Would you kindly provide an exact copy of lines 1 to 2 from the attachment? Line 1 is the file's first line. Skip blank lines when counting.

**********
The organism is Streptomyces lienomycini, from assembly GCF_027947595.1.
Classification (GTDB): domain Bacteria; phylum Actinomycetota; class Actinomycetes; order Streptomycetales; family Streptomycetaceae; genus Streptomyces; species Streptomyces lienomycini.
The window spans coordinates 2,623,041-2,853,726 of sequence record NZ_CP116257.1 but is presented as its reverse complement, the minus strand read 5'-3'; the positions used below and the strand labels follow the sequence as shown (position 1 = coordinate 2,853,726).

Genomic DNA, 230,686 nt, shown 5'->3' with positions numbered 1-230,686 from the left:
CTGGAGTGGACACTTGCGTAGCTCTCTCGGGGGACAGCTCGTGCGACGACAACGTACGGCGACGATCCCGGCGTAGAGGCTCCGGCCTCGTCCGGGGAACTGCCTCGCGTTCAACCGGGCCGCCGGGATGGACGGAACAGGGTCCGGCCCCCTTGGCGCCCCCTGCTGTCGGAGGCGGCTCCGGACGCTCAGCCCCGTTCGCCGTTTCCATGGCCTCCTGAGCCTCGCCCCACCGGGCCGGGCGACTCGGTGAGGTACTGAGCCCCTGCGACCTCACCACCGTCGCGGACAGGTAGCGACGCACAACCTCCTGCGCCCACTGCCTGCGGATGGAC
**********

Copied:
The organism is Streptomyces lienomycini, from assembly GCF_027947595.1.
Classification (GTDB): domain Bacteria; phylum Actinomycetota; class Actinomycetes; order Streptomycetales; family Streptomycetaceae; genus Streptomyces; species Streptomyces lienomycini.